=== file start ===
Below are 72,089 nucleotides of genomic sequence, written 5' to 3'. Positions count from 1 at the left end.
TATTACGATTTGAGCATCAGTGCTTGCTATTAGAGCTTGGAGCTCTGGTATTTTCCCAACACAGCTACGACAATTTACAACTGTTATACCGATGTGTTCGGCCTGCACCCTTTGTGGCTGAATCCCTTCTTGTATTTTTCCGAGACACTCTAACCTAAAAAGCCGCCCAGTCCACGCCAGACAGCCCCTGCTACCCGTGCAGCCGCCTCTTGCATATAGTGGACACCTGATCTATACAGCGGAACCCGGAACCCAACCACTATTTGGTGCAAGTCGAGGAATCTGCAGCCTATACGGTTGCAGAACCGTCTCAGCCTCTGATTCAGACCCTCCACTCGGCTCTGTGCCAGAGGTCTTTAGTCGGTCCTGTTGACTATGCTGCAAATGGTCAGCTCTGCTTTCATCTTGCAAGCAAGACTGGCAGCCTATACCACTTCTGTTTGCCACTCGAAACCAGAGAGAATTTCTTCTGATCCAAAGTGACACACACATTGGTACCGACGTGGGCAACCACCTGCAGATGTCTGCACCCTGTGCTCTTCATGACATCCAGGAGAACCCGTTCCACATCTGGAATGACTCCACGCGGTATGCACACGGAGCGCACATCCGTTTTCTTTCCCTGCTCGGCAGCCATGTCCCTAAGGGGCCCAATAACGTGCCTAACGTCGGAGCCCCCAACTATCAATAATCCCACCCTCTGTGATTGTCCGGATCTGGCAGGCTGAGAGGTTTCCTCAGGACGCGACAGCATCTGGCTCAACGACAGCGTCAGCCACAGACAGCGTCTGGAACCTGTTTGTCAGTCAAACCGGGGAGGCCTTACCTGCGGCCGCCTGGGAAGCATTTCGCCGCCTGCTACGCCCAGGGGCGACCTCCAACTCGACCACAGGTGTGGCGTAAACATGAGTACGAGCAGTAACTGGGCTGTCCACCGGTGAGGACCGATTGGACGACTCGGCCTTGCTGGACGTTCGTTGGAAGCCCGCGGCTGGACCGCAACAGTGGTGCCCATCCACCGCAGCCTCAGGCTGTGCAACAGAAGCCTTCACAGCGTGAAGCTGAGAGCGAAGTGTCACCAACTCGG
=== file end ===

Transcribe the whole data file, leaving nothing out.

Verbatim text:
Below are 72,089 nucleotides of genomic sequence, written 5' to 3'. Positions count from 1 at the left end.
TATTACGATTTGAGCATCAGTGCTTGCTATTAGAGCTTGGAGCTCTGGTATTTTCCCAACACAGCTACGACAATTTACAACTGTTATACCGATGTGTTCGGCCTGCACCCTTTGTGGCTGAATCCCTTCTTGTATTTTTCCGAGACACTCTAACCTAAAAAGCCGCCCAGTCCACGCCAGACAGCCCCTGCTACCCGTGCAGCCGCCTCTTGCATATAGTGGACACCTGATCTATACAGCGGAACCCGGAACCCAACCACTATTTGGTGCAAGTCGAGGAATCTGCAGCCTATACGGTTGCAGAACCGTCTCAGCCTCTGATTCAGACCCTCCACTCGGCTCTGTGCCAGAGGTCTTTAGTCGGTCCTGTTGACTATGCTGCAAATGGTCAGCTCTGCTTTCATCTTGCAAGCAAGACTGGCAGCCTATACCACTTCTGTTTGCCACTCGAAACCAGAGAGAATTTCTTCTGATCCAAAGTGACACACACATTGGTACCGACGTGGGCAACCACCTGCAGATGTCTGCACCCTGTGCTCTTCATGACATCCAGGAGAACCCGTTCCACATCTGGAATGACTCCACGCGGTATGCACACGGAGCGCACATCCGTTTTCTTTCCCTGCTCGGCAGCCATGTCCCTAAGGGGCCCAATAACGTGCCTAACGTCGGAGCCCCCAACTATCAATAATCCCACCCTCTGTGATTGTCCGGATCTGGCAGGCTGAGAGGTTTCCTCAGGACGCGACAGCATCTGGCTCAACGACAGCGTCAGCCACAGACAGCGTCTGGAACCTGTTTGTCAGTCAAACCGGGGAGGCCTTACCTGCGGCCGCCTGGGAAGCATTTCGCCGCCTGCTACGCCCAGGGGCGACCTCCAACTCGACCACAGGTGTGGCGTAAACATGAGTACGAGCAGTAACTGGGCTGTCCACCGGTGAGGACCGATTGGACGACTCGGCCTTGCTGGACGTTCGTTGGAAGCCCGCGGCTGGACCGCAACAGTGGTGCCCATCCACCGCAGCCTCAGGCTGTGCAACAGAAGCCTTCACAGCGTGAAGCTGAGAGCGAAGTGTCACCAACTCGG